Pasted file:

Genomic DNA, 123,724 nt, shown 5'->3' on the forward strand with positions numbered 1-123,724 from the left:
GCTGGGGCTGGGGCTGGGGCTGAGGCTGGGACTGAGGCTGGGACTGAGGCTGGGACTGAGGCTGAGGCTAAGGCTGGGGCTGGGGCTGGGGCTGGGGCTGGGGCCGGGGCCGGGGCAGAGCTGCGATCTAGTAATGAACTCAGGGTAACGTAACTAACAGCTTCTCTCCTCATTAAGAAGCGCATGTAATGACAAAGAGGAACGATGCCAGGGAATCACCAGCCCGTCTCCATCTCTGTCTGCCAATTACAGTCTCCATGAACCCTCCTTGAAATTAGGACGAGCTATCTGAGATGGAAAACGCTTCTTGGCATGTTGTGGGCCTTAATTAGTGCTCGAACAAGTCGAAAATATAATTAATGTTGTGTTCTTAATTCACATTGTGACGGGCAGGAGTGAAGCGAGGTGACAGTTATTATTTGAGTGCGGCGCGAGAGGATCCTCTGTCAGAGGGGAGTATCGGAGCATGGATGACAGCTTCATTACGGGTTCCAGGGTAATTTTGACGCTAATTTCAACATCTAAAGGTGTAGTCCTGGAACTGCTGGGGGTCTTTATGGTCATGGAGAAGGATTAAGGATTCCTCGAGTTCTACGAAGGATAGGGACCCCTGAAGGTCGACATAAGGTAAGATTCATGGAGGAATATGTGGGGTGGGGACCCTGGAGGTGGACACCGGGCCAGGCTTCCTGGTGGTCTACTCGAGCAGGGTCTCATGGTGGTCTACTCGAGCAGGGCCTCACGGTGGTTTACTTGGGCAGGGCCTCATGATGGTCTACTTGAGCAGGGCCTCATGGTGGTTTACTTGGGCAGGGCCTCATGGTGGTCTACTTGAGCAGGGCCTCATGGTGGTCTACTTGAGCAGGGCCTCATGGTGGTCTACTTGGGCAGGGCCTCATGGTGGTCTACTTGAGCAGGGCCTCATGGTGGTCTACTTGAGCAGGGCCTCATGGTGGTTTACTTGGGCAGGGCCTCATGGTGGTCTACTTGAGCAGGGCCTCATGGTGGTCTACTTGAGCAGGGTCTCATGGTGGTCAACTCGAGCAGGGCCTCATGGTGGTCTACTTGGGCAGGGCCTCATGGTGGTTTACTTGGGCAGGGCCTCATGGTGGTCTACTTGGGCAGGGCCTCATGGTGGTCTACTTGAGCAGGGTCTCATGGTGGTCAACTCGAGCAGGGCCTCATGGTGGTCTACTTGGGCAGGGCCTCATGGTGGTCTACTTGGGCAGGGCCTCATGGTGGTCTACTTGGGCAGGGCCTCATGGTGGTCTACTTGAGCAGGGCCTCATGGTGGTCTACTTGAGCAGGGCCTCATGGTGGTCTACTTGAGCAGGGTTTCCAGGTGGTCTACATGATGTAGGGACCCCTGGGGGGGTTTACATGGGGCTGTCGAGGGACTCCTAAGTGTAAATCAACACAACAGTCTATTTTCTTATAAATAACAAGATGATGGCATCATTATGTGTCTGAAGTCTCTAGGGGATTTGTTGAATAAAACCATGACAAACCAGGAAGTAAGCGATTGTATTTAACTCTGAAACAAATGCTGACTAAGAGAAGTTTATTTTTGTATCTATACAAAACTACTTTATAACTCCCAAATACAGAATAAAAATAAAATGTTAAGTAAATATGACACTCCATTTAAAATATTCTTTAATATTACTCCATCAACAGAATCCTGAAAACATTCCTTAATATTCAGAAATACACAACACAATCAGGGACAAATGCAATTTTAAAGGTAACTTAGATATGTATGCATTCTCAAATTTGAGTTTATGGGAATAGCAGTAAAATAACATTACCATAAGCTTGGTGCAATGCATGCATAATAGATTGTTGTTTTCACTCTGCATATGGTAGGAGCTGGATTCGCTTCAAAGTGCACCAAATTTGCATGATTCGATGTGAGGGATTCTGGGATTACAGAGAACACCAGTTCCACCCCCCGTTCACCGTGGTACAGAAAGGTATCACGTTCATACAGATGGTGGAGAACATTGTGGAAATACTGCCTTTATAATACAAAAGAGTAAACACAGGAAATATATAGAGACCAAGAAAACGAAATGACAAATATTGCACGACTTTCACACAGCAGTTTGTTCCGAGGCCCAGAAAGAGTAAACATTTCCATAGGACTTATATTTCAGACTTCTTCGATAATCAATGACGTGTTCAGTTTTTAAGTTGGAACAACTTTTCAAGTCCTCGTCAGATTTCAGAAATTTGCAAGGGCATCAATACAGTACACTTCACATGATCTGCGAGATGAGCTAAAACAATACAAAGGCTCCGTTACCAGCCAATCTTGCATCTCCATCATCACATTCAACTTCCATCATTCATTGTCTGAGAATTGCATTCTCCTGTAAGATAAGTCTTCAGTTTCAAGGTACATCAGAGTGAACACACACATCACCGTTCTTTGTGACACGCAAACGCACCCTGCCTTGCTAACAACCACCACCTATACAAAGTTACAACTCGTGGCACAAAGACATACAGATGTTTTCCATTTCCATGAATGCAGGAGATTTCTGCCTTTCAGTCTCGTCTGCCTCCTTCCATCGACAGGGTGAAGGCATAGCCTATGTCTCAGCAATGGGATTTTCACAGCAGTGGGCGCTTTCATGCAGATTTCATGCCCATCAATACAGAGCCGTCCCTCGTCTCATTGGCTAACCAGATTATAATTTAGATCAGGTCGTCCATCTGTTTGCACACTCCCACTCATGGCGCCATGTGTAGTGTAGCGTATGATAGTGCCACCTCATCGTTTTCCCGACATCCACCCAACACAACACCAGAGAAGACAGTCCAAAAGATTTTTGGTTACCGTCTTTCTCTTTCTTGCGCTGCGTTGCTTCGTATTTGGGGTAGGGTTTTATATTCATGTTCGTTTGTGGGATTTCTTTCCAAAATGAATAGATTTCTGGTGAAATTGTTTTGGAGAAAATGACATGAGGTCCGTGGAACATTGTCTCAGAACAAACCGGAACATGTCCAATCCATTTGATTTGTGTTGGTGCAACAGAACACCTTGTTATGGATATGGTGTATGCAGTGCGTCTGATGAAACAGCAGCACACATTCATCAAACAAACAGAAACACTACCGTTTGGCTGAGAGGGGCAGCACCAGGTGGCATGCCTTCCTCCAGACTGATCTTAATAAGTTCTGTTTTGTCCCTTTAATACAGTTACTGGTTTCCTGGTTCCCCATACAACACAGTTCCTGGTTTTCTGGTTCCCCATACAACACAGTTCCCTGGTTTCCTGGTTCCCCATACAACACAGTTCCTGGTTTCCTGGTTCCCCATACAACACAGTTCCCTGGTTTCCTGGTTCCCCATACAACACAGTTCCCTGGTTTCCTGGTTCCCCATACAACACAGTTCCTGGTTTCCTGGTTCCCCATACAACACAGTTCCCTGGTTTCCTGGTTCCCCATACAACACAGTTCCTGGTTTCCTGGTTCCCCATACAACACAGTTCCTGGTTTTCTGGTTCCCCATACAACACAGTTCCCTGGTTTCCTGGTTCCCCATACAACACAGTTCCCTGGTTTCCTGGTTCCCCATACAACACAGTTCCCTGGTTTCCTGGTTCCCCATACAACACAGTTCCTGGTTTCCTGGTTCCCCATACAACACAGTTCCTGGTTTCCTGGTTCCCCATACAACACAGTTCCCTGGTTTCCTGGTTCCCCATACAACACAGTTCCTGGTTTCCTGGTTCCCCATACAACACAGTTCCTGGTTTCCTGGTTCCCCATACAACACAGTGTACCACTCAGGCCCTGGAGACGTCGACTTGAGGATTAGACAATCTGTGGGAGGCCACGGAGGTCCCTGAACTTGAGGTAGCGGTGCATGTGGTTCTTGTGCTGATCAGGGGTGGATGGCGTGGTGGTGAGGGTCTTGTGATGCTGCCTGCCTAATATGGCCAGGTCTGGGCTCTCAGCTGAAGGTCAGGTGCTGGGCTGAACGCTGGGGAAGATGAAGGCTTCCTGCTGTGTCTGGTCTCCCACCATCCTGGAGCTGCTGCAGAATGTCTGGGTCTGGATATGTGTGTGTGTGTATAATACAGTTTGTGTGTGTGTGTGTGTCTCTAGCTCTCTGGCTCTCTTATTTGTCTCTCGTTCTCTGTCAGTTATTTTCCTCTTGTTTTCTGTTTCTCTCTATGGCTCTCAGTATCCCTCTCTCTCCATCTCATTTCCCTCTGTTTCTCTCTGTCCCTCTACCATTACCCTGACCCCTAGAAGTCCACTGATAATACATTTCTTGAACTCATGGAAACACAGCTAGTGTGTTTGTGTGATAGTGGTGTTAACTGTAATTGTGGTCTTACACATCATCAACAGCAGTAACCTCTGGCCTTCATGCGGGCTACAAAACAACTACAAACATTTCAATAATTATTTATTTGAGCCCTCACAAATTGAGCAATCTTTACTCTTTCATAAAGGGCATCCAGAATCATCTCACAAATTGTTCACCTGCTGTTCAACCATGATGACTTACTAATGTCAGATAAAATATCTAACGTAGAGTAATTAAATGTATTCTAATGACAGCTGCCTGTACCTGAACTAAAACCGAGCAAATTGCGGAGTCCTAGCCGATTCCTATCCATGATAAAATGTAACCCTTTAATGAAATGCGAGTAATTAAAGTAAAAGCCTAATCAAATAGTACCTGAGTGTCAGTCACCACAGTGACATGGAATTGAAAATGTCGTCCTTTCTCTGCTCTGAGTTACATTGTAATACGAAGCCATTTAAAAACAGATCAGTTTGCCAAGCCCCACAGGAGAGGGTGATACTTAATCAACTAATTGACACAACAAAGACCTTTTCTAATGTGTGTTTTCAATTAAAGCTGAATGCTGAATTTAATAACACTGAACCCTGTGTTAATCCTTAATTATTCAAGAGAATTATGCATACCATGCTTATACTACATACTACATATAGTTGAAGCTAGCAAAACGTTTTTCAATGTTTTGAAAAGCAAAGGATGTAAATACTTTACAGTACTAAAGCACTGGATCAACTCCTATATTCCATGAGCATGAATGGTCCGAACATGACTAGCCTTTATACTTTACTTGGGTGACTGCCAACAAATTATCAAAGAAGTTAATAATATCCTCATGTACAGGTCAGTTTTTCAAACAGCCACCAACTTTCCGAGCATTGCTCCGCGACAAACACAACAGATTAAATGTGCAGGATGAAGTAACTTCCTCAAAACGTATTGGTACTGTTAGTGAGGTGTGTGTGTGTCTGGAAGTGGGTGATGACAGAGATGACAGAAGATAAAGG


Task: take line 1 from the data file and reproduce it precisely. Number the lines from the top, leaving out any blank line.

Genomic DNA, 123,724 nt, shown 5'->3' on the forward strand with positions numbered 1-123,724 from the left: